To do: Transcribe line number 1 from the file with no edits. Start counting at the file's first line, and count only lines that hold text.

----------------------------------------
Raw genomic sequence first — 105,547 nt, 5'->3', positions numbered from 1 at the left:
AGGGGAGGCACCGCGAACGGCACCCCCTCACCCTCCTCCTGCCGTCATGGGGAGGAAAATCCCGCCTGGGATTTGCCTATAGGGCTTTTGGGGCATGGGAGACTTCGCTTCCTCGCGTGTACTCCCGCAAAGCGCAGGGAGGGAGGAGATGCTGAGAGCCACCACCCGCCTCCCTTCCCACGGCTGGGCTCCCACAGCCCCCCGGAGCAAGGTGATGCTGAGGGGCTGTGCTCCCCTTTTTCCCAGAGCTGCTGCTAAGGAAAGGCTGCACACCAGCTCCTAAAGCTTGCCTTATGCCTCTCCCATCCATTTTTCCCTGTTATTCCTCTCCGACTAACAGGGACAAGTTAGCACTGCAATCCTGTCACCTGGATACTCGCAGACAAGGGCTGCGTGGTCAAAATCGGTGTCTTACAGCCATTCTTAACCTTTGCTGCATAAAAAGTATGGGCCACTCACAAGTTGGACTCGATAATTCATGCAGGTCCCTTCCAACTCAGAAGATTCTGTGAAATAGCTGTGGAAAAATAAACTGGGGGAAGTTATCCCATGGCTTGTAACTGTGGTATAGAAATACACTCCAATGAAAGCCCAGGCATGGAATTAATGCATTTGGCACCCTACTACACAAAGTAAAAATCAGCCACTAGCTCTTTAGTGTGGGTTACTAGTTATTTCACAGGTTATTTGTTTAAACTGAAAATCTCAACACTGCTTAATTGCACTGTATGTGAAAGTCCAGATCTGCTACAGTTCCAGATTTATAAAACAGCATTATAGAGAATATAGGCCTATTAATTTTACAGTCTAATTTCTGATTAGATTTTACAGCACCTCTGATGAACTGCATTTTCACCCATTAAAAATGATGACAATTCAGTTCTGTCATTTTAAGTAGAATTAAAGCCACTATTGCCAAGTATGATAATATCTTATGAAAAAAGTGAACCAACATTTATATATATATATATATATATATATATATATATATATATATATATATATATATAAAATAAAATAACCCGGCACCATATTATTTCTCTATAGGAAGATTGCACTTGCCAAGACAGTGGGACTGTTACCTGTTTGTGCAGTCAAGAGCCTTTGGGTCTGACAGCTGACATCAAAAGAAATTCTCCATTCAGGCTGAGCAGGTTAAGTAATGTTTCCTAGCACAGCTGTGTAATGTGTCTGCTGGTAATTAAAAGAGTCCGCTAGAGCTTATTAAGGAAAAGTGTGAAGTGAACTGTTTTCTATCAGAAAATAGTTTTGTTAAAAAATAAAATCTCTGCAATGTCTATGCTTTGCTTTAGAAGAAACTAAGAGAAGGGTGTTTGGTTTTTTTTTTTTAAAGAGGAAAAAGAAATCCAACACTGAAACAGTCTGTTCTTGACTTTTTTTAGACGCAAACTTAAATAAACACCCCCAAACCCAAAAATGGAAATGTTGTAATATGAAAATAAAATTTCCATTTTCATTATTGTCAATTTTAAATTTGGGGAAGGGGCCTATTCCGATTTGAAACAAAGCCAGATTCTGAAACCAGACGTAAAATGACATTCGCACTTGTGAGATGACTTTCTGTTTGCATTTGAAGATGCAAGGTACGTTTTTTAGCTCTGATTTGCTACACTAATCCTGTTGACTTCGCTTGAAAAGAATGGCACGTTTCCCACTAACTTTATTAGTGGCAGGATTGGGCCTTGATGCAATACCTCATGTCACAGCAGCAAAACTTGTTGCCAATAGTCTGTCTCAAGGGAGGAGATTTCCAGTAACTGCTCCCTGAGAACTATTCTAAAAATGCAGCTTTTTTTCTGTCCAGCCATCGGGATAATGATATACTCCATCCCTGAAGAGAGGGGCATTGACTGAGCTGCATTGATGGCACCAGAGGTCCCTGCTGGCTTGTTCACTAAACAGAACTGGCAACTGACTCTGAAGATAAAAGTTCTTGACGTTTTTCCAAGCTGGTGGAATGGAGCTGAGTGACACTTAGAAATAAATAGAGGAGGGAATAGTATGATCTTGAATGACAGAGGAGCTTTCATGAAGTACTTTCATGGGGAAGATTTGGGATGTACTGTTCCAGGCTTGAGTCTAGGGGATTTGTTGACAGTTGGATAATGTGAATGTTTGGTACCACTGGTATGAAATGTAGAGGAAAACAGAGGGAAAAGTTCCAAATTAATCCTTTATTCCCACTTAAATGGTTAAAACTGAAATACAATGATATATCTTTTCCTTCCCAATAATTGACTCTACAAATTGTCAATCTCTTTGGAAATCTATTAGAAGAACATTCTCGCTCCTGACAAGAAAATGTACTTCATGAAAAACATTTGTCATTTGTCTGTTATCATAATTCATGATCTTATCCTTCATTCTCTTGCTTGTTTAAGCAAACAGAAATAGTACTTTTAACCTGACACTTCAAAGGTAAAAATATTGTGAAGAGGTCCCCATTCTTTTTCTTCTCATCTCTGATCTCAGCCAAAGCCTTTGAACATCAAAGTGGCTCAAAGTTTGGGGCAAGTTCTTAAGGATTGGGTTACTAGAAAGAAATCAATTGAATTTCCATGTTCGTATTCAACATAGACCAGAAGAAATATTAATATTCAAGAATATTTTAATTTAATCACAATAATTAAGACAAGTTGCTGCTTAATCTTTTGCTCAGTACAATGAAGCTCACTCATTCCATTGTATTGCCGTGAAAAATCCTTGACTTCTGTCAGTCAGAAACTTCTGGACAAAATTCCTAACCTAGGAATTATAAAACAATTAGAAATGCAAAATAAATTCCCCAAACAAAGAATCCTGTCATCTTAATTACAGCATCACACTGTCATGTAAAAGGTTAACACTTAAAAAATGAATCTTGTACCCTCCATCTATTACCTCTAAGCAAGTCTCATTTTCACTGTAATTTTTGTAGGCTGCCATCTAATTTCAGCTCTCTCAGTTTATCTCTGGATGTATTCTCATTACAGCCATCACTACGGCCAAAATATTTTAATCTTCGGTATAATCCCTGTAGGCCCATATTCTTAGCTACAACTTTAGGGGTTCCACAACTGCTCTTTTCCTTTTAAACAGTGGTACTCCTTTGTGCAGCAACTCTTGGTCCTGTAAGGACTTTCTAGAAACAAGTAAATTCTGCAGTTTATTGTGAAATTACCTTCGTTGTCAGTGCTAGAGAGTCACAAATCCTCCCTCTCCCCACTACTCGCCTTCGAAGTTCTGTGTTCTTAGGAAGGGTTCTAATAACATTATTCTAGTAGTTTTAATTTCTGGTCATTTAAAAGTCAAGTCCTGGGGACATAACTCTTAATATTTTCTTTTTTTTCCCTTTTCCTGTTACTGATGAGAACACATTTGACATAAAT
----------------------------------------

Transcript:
Raw genomic sequence first — 105,547 nt, 5'->3', positions numbered from 1 at the left: